The Sunday Edition
I believe in the inherent basic goodness of all people and in our potential for unconditional giving and loving kindness. And, I long for authentic connection: no games, no hidden agendas. At 64, I am acutely aware of my time on this planet and I reflect on the contribution I want to make. In the last few months I started posting poetry on IG: a new creative exercise for me and an experiment in using my voice. I am aware of the “follow for follow” game and I wonder at the postings highlighting generous acts and I hope the recipients are experiencing a genuine benefit. It’s easy to see ego at play; I get caught in it too. We all want to be seen and validated. We also want connection. I too hope we move towards being a kinder race. And hope and intention is not enough. I don’t know what the answer is. Platforms like this one have the potential for creating needed authentic dialogue. Thank you Tyler. And in the end I am responsible for checking my ego at the door, ensuring I am contributing in ways that foster kindness and being the way I wish the world to be. 🙏
YES! You have hit on it exactly. A friend sent me one such video this week, quite long and taking place in several locations. It was a heart-warming “story” of a jogger who doubles-back to help a man in a wheelchair cross the road, then runs him to a pharmacy to purchase his medication when she finds out he is unemployed and we, the voyeurs, watch him break down crying at the end. At which point I callously wondered, who is filming all this? Who was spontaneously following this jogger throughout all this? Is this just all staged… but for what reason? Maybe this really occurred, but I love your phrase, “ True kindness needs no spotlight”.
You have perfectly said what I have thought many times! I really abhor the trend myself, and I am more and more disliking social media for how commodifying it has become.
"...believing all the while in the light"...YES x 1,000. True kindness is not a commodity.
I agree, and I guess I also feel about this the same way I feel about "good" zoos -which is that, although I see the exploitation, I also hope that it encourages everyone to pass it on and do good themseleves (or in the case of zoos - save the planet and the animals). I don't want to get into a huge argument about the merits of zoos - I just recognize the good in the world of zoos such as the SD Zoo and Animal Park that do a lot of restoration and breeding programs (and highlight always the pillaging of the earth and what we can do to save it). So, I get your consternation and share it (and to be clear have never participated in such a video)...but I do hope it is the "see one, do one," effect that would support people who view them to do good as well?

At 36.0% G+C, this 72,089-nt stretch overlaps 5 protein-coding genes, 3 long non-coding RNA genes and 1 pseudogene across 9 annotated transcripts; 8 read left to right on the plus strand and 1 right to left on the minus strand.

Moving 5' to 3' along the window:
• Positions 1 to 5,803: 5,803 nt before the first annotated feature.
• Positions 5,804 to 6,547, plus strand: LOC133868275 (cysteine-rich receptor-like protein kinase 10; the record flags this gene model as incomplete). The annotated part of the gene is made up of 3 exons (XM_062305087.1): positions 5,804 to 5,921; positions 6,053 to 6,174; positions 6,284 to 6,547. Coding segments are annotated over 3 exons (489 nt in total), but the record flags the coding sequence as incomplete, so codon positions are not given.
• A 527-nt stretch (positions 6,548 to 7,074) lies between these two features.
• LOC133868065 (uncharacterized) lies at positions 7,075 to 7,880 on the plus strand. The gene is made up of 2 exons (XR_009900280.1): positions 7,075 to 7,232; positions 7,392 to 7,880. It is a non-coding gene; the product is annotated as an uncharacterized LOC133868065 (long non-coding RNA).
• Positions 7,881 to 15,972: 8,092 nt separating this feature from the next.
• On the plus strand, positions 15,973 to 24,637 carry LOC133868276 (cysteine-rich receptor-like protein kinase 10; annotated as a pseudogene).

These videos seem to be carefully orchestrated for maximum dramatic effect, sometimes with a blindfolded "recipient" holding a stack of cards with the story written out and told as each card is dropped slowly dragging out what could be a 2 minute event into interminable drama. I can't watch these; you want to share your story, get to the point. I also have issue with the ones highlighting help for the homeless, disabled, elderly, etc. because even though the context is supposedly to set an example and encourage others to do the same, 99% of viewers are never going to leave their couch to extend their own kindness in turn. Glamorizing someone's time of need for personal gain is narcissistic. True kindness is given when no one is looking, it is from the heart, and speaks to the character of the giver when they want NO accolades or acknowledgement in return.
I read this years ago and your post brought it to mind:
"The first degree is miserly giving. This is when we give away that which we no longer want. It is considered miserly because giving in this way asks nothing of us. This sort of giving is like recycling, and it is valuable but not particularly generous.
The next level of generosity is kindly giving. With kindly giving we give away what we would like to receive. There is a thoughtfulness and friendliness in this kind of giving.
The third, and highest, form of giving is kingly giving. In kingly giving we give the very best of what we have in time, material goods, or, in some cases, even our lives."
I grabbed this quote from wordpress.com. Essentially, all giving is inherently good regardless of the motivation.
I work in the hospitality industry in Hawaii. Everyone I know in this industry has been shocked lately with the flood of people who are belligerent. We are so tired of this but I decided that after I am back at work this next weekend, I will make it a challenge to myself to overcome the cranky and rude, and try to make them smile. I hope I can. The play acting I see and oversharing on social media turns my stomach. Who knows what another goes through...do we have a right to broadcast it? As I may have mentioned, there was a man lying on the cement near my home, and my daughter and I saw him. We turned our car around and went to him. He had a back injury and had fallen and had been there 6 hours!!! No one had helped them because they saw the small bottle of vodka next to him and made assumptions. We got him help and walked away after he was on his way home with loved ones. But did I video him? of course not. He was in such pain both mentally and physically because everyone ignored him - All I could do was hold on to him and he started crying. It broke my damn heart. This was no showcase. If not for the grace of God go I.